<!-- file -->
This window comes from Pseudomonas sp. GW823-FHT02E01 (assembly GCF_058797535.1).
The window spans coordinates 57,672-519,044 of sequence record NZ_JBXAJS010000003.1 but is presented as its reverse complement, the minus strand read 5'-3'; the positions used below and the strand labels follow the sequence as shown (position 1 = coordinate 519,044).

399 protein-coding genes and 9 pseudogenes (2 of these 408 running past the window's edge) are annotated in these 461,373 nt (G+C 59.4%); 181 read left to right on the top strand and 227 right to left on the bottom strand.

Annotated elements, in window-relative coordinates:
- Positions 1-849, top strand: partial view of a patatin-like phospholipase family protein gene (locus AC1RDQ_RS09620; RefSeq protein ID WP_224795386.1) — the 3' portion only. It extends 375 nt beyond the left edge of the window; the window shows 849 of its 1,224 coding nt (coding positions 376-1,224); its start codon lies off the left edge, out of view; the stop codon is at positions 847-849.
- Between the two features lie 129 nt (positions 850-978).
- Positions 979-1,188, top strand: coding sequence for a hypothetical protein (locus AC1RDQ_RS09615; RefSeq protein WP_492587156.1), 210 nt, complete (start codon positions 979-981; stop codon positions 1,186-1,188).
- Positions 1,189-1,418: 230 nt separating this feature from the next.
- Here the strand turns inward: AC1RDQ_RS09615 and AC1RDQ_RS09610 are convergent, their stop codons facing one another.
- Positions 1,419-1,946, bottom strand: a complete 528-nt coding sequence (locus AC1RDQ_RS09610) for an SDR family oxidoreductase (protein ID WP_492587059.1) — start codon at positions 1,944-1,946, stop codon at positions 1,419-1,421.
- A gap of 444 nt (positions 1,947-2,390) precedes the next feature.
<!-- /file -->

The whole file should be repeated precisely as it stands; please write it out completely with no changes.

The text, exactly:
This window comes from Pseudomonas sp. GW823-FHT02E01 (assembly GCF_058797535.1).
The window spans coordinates 57,672-519,044 of sequence record NZ_JBXAJS010000003.1 but is presented as its reverse complement, the minus strand read 5'-3'; the positions used below and the strand labels follow the sequence as shown (position 1 = coordinate 519,044).

399 protein-coding genes and 9 pseudogenes (2 of these 408 running past the window's edge) are annotated in these 461,373 nt (G+C 59.4%); 181 read left to right on the top strand and 227 right to left on the bottom strand.

Annotated elements, in window-relative coordinates:
- Positions 1-849, top strand: partial view of a patatin-like phospholipase family protein gene (locus AC1RDQ_RS09620; RefSeq protein ID WP_224795386.1) — the 3' portion only. It extends 375 nt beyond the left edge of the window; the window shows 849 of its 1,224 coding nt (coding positions 376-1,224); its start codon lies off the left edge, out of view; the stop codon is at positions 847-849.
- Between the two features lie 129 nt (positions 850-978).
- Positions 979-1,188, top strand: coding sequence for a hypothetical protein (locus AC1RDQ_RS09615; RefSeq protein WP_492587156.1), 210 nt, complete (start codon positions 979-981; stop codon positions 1,186-1,188).
- Positions 1,189-1,418: 230 nt separating this feature from the next.
- Here the strand turns inward: AC1RDQ_RS09615 and AC1RDQ_RS09610 are convergent, their stop codons facing one another.
- Positions 1,419-1,946, bottom strand: a complete 528-nt coding sequence (locus AC1RDQ_RS09610) for an SDR family oxidoreductase (protein ID WP_492587059.1) — start codon at positions 1,944-1,946, stop codon at positions 1,419-1,421.
- A gap of 444 nt (positions 1,947-2,390) precedes the next feature.